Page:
Soon after Viet Nam became an official member of the WTO earlier this year, local insurance industry analysts watched with great interest as the Japanese Daiichi Life Insurance Company purchased a 100% interest in Bao Minh CMG Life.
|After the purchase, Daiichi has announced its entry into the Vietnamese life insurance market and the replacement of the Bao Minh name with Daiichi.|
The acquisition is considered to be the biggest deal in Vietnamese financial history. Soon after the purchase, Daiichi held a press conference announcing both its entry into the Vietnamese life insurance market and the replacement of the Bao Minh name with Daiichi. In a single stroke Bao Minh CMG was history.
But Vietnamese companies are not only being bought up by foreign interests, they are often being bought by other Vietnamese companies as well. Take, for example, the Phuong Nam Cement Company, recently acquired by the Tay Ninh - Tafico Joint Stock Cement Company for more than VND 400 billion.
Also in the news recently was the franchising of several Vietnamese companies such as Trung Nguyen Café and Pho 24. Franchises can be purchased both inside and outside the country.
Another surprise came when a Vietnamese company acquired the exclusive rights in Viet Nam to Hong Kong based GREE, a world-renowned air conditioner manufacturer. GREE’s Vietnamese leaders are very optimistic that the prestige of an international brand name will not only allow them to dominate the domestic market, but also place them in a good strategic position for export activities in the future - particularly now that Viet Nam is a member of the WTO
Recently, the buying and selling of companies in Viet Nam has become commonplace – one need only browse a website like www.muabandoanhnghiep.com.vn, to find a long list of Vietnamese companies for sale, however, most of them are private and it is very rare to come across the sale of state-owned interests.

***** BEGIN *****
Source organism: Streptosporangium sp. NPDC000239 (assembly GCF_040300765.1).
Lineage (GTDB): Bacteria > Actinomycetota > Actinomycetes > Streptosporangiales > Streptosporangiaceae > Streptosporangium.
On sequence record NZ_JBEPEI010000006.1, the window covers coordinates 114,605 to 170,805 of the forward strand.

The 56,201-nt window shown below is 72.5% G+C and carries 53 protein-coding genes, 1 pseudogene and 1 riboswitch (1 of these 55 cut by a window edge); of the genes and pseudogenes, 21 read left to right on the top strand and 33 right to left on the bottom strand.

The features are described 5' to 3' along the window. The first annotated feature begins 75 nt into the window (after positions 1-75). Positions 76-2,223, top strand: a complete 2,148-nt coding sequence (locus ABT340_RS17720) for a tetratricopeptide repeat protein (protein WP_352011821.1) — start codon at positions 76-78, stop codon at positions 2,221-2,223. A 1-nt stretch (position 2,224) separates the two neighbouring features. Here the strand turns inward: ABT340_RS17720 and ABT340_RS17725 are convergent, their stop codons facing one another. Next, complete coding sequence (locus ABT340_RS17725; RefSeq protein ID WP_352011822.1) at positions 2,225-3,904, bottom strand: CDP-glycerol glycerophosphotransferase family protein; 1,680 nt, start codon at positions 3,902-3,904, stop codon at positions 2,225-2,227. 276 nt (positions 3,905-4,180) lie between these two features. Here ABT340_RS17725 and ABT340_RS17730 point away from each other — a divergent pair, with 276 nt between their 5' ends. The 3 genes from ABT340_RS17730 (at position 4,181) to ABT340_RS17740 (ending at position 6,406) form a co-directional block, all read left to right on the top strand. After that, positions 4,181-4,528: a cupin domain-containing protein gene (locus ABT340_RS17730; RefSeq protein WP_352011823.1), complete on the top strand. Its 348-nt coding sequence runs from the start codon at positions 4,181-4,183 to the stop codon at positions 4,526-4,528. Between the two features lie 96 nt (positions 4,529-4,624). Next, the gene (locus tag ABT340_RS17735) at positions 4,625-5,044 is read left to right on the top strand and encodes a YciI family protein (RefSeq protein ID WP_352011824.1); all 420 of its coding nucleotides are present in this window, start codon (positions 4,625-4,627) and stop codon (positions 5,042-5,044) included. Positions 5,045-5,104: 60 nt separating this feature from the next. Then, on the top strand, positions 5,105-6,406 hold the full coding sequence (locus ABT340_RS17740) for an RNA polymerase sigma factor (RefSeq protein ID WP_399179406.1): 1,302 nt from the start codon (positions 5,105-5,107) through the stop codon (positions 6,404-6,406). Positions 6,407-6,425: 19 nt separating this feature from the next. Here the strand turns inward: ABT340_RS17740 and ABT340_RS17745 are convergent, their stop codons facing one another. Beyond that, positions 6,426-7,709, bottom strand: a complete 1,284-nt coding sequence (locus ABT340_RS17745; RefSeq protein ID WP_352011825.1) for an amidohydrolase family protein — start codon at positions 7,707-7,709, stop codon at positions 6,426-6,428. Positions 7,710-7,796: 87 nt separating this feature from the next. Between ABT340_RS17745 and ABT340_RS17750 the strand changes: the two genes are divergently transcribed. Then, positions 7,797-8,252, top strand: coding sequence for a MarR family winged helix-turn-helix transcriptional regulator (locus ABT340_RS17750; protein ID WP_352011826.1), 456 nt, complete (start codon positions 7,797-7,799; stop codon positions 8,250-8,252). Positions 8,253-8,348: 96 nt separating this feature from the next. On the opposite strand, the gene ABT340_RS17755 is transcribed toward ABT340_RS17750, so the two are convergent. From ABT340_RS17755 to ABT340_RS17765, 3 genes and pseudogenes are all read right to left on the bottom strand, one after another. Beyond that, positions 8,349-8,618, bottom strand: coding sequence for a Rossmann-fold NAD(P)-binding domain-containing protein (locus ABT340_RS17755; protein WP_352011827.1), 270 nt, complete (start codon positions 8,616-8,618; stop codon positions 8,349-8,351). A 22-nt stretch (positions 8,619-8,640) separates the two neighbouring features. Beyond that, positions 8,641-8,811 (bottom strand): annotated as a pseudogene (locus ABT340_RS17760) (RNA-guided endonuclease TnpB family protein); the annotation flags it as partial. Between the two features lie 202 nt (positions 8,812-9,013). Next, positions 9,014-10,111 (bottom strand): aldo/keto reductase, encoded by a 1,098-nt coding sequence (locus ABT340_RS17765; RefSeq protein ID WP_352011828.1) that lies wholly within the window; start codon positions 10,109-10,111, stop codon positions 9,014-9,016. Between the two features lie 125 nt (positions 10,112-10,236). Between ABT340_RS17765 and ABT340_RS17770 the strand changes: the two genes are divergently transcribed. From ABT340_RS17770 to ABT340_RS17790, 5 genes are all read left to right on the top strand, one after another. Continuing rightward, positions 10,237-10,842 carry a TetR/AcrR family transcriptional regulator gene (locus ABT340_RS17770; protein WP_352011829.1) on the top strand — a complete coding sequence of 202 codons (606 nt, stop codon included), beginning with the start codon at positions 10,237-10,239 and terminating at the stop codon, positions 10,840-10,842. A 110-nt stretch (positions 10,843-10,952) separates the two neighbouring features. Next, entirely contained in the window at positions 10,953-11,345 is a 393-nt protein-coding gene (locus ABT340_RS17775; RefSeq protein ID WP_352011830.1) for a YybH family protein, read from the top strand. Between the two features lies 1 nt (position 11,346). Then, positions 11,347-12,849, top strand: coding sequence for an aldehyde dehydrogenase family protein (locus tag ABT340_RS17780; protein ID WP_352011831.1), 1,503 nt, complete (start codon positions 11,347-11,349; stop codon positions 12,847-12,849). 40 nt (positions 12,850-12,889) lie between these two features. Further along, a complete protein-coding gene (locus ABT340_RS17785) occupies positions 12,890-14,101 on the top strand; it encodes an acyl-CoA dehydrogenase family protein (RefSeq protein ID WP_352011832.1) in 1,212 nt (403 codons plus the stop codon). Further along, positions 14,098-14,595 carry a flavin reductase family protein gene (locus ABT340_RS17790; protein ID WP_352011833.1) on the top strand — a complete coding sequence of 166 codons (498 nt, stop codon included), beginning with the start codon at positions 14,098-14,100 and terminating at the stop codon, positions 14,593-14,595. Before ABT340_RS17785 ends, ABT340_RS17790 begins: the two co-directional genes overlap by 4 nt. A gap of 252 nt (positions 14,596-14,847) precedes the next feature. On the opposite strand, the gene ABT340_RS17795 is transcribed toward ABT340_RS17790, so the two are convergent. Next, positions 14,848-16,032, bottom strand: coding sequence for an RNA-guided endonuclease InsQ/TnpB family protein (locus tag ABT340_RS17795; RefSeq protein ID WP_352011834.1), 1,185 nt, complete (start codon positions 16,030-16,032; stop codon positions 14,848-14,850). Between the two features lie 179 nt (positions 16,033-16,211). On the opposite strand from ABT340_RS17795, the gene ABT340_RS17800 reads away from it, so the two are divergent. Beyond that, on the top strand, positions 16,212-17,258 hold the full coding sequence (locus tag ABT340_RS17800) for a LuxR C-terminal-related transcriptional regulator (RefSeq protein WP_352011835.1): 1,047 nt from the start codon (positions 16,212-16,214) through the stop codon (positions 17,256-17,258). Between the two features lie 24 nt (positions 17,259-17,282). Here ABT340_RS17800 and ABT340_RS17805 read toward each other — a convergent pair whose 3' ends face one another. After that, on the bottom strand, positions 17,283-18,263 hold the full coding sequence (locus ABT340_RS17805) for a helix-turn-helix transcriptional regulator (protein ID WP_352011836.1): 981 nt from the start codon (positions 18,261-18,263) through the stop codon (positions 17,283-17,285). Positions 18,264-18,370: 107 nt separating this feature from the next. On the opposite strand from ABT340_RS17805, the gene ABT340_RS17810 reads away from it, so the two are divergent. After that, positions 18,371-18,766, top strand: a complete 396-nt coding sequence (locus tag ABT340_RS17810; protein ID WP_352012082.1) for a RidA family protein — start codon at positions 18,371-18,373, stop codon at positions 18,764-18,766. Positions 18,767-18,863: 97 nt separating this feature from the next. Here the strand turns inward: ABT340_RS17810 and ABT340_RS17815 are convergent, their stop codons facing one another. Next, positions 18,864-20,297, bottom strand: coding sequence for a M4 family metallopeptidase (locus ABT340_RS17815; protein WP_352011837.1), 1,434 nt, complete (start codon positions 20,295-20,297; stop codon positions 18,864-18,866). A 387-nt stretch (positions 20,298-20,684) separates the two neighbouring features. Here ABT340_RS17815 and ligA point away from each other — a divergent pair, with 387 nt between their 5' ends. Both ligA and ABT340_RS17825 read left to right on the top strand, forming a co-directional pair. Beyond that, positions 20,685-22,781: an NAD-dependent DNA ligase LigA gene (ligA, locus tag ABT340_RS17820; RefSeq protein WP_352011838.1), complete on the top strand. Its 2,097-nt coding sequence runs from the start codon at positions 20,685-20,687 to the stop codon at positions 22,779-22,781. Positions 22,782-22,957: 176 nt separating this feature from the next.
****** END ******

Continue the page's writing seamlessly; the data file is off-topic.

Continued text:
|Pho 24 (Photo:KK)|
While the impact of the sale of one Vietnamese company by another on national interests or economic development is generally negligible, the potentially negative consequences from the sale of a Vietnamese business such as Bao Minh CMG to a foreign interest cannot be ignored. Although foreign takeovers of local enterprises are a common occurrence in the global market place and constitute a typical method of investment in developed countries, they could lead to the dominance of the Vietnamese market by foreigners in the future.
Mrs. Nguyen Thi Ngo, Deputy General Secretary of the Vietnamese Federation of Small and Medium Enterprises, said that Viet Nam is considered to have a great deal of potential by foreign investors, especially since becoming a member of the WTO. Of particular interest to the investors are companies that have already established a good reputation with consumers and have a well developed manufacturing infrastructure.
Therefore, besides developing concrete legal regulations with regard to the sale of one company to another, the Government also needs to draw up appropriate support policies for Vietnamese businesses so that they can remain as the main players in the economy of Viet Nam.